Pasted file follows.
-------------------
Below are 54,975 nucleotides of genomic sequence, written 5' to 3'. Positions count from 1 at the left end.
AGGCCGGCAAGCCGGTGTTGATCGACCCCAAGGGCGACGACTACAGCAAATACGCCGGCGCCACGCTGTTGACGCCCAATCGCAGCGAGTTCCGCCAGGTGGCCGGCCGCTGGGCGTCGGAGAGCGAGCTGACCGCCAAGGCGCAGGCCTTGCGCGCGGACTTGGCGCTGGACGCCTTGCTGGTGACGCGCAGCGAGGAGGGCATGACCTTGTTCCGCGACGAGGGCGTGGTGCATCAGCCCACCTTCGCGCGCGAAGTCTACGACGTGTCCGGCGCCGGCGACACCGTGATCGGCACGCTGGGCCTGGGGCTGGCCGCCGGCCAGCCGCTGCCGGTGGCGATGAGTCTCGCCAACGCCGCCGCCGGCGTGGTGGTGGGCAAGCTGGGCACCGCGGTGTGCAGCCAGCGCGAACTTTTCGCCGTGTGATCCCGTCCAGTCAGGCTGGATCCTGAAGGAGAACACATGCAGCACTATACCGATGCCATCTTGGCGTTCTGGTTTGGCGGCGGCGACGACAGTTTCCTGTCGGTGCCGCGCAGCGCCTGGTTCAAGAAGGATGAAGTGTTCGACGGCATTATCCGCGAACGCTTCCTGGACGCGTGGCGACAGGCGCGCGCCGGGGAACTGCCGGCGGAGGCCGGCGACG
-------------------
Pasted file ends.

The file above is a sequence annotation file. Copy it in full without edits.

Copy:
Below are 54,975 nucleotides of genomic sequence, written 5' to 3'. Positions count from 1 at the left end.
AGGCCGGCAAGCCGGTGTTGATCGACCCCAAGGGCGACGACTACAGCAAATACGCCGGCGCCACGCTGTTGACGCCCAATCGCAGCGAGTTCCGCCAGGTGGCCGGCCGCTGGGCGTCGGAGAGCGAGCTGACCGCCAAGGCGCAGGCCTTGCGCGCGGACTTGGCGCTGGACGCCTTGCTGGTGACGCGCAGCGAGGAGGGCATGACCTTGTTCCGCGACGAGGGCGTGGTGCATCAGCCCACCTTCGCGCGCGAAGTCTACGACGTGTCCGGCGCCGGCGACACCGTGATCGGCACGCTGGGCCTGGGGCTGGCCGCCGGCCAGCCGCTGCCGGTGGCGATGAGTCTCGCCAACGCCGCCGCCGGCGTGGTGGTGGGCAAGCTGGGCACCGCGGTGTGCAGCCAGCGCGAACTTTTCGCCGTGTGATCCCGTCCAGTCAGGCTGGATCCTGAAGGAGAACACATGCAGCACTATACCGATGCCATCTTGGCGTTCTGGTTTGGCGGCGGCGACGACAGTTTCCTGTCGGTGCCGCGCAGCGCCTGGTTCAAGAAGGATGAAGTGTTCGACGGCATTATCCGCGAACGCTTCCTGGACGCGTGGCGACAGGCGCGCGCCGGGGAACTGCCGGCGGAGGCCGGCGACG